Searching within submerged vegetation can reveal the presence of newt eggs. This process involves a slow and methodical search of the marginal vegetation looking for rolled leaves that may house great crested newt eggs.
All our surveys are carried out by surveyors holding great crested newt survey licences from Natural England. To request a more detailed great crested newt survey information sheet, please email email@example.com.
Following the Survey
We will provide a report, suitable for submission with a planning application, detailing the results of our survey and any required mitigation as soon as possible following the survey, however; should you have a specific date for submission of a planning application we will do our utmost to accommodate this.
European Protected Species (EPS) licence
If from the survey results the proposed activities are considered unlikely to result in an offence then no licence will be required and development works can proceed.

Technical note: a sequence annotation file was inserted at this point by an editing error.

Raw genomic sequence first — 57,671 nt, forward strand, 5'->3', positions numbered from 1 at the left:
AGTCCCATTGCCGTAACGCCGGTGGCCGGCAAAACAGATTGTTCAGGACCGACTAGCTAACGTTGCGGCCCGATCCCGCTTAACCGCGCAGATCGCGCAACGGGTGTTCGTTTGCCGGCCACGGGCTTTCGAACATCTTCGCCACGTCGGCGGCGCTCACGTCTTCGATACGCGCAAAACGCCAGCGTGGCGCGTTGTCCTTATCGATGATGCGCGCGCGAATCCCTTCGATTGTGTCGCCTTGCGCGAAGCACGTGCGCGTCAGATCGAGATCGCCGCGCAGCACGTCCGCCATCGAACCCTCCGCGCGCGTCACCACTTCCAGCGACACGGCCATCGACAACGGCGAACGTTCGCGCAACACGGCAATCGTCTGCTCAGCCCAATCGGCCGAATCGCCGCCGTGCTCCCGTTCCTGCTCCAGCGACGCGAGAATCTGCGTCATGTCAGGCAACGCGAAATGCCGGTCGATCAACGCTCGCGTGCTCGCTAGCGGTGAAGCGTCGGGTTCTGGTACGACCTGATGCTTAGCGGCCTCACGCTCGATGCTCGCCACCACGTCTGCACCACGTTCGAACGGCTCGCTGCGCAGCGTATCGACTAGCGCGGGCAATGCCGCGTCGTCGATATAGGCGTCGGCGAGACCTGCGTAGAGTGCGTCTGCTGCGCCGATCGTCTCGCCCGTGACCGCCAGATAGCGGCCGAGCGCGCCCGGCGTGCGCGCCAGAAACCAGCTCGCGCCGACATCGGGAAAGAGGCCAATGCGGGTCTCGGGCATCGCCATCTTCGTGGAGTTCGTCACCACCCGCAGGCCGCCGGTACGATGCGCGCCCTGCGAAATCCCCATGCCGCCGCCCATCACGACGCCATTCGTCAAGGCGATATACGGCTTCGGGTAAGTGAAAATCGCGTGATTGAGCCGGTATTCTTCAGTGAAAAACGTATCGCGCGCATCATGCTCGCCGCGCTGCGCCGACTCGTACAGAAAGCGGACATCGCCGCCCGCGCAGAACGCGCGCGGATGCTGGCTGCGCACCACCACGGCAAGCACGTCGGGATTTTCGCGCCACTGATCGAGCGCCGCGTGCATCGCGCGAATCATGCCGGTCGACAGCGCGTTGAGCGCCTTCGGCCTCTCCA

If the survey indicates that great crested newts or their habitat is likely to be impacted by the development, a European Protected Species (EPS) licence may be required. EMEC Ecology can apply for this licence on your behalf. The EPS licence application requires the production of a method statement, completion of an EPS application form and sometimes also the completion of a reasoned statement in support of the application. The method statement will require site-specific mitigation. For development sites where there are challenging situations, EMEC Ecology has experienced staff that can help you to find the most appropriate solutions.